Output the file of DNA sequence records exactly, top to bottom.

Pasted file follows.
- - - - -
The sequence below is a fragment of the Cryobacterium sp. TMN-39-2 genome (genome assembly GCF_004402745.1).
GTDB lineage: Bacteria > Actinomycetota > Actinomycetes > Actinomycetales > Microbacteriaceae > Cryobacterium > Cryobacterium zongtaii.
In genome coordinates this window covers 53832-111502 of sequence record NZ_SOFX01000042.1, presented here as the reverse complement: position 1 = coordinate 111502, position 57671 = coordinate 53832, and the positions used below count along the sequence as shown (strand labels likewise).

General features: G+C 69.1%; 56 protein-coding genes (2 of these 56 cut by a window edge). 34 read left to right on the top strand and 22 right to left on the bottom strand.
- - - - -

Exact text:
The sequence below is a fragment of the Cryobacterium sp. TMN-39-2 genome (genome assembly GCF_004402745.1).
GTDB lineage: Bacteria > Actinomycetota > Actinomycetes > Actinomycetales > Microbacteriaceae > Cryobacterium > Cryobacterium zongtaii.
In genome coordinates this window covers 53832-111502 of sequence record NZ_SOFX01000042.1, presented here as the reverse complement: position 1 = coordinate 111502, position 57671 = coordinate 53832, and the positions used below count along the sequence as shown (strand labels likewise).

General features: G+C 69.1%; 56 protein-coding genes (2 of these 56 cut by a window edge). 34 read left to right on the top strand and 22 right to left on the bottom strand.